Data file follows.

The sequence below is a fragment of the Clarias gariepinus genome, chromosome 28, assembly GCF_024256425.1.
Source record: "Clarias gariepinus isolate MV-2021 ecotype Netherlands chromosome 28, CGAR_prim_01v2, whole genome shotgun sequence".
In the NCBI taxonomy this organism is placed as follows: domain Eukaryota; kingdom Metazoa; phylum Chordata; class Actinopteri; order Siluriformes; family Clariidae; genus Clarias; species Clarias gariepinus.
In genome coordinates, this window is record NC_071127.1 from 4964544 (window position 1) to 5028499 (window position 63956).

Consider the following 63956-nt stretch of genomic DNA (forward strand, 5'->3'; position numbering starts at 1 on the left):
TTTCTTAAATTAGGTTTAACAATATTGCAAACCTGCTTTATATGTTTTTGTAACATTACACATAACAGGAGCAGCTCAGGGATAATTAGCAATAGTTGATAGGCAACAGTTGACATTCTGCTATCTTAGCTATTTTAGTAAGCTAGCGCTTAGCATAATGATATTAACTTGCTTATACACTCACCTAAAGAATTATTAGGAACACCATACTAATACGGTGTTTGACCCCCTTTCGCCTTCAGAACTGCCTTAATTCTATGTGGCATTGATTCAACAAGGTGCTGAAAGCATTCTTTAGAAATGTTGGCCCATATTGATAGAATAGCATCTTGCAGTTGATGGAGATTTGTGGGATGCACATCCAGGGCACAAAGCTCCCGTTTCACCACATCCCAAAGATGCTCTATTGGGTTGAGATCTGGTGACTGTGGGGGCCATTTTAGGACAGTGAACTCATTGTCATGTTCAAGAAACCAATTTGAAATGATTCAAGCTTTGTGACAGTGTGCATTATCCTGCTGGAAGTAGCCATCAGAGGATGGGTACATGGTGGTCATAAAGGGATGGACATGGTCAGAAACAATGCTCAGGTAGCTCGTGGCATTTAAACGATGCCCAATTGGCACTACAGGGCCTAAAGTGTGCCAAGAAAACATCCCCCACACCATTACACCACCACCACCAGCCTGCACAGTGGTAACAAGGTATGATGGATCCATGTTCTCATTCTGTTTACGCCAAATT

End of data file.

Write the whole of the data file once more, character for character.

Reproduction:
The sequence below is a fragment of the Clarias gariepinus genome, chromosome 28, assembly GCF_024256425.1.
Source record: "Clarias gariepinus isolate MV-2021 ecotype Netherlands chromosome 28, CGAR_prim_01v2, whole genome shotgun sequence".
In the NCBI taxonomy this organism is placed as follows: domain Eukaryota; kingdom Metazoa; phylum Chordata; class Actinopteri; order Siluriformes; family Clariidae; genus Clarias; species Clarias gariepinus.
In genome coordinates, this window is record NC_071127.1 from 4964544 (window position 1) to 5028499 (window position 63956).

Consider the following 63956-nt stretch of genomic DNA (forward strand, 5'->3'; position numbering starts at 1 on the left):
TTTCTTAAATTAGGTTTAACAATATTGCAAACCTGCTTTATATGTTTTTGTAACATTACACATAACAGGAGCAGCTCAGGGATAATTAGCAATAGTTGATAGGCAACAGTTGACATTCTGCTATCTTAGCTATTTTAGTAAGCTAGCGCTTAGCATAATGATATTAACTTGCTTATACACTCACCTAAAGAATTATTAGGAACACCATACTAATACGGTGTTTGACCCCCTTTCGCCTTCAGAACTGCCTTAATTCTATGTGGCATTGATTCAACAAGGTGCTGAAAGCATTCTTTAGAAATGTTGGCCCATATTGATAGAATAGCATCTTGCAGTTGATGGAGATTTGTGGGATGCACATCCAGGGCACAAAGCTCCCGTTTCACCACATCCCAAAGATGCTCTATTGGGTTGAGATCTGGTGACTGTGGGGGCCATTTTAGGACAGTGAACTCATTGTCATGTTCAAGAAACCAATTTGAAATGATTCAAGCTTTGTGACAGTGTGCATTATCCTGCTGGAAGTAGCCATCAGAGGATGGGTACATGGTGGTCATAAAGGGATGGACATGGTCAGAAACAATGCTCAGGTAGCTCGTGGCATTTAAACGATGCCCAATTGGCACTACAGGGCCTAAAGTGTGCCAAGAAAACATCCCCCACACCATTACACCACCACCACCAGCCTGCACAGTGGTAACAAGGTATGATGGATCCATGTTCTCATTCTGTTTACGCCAAATT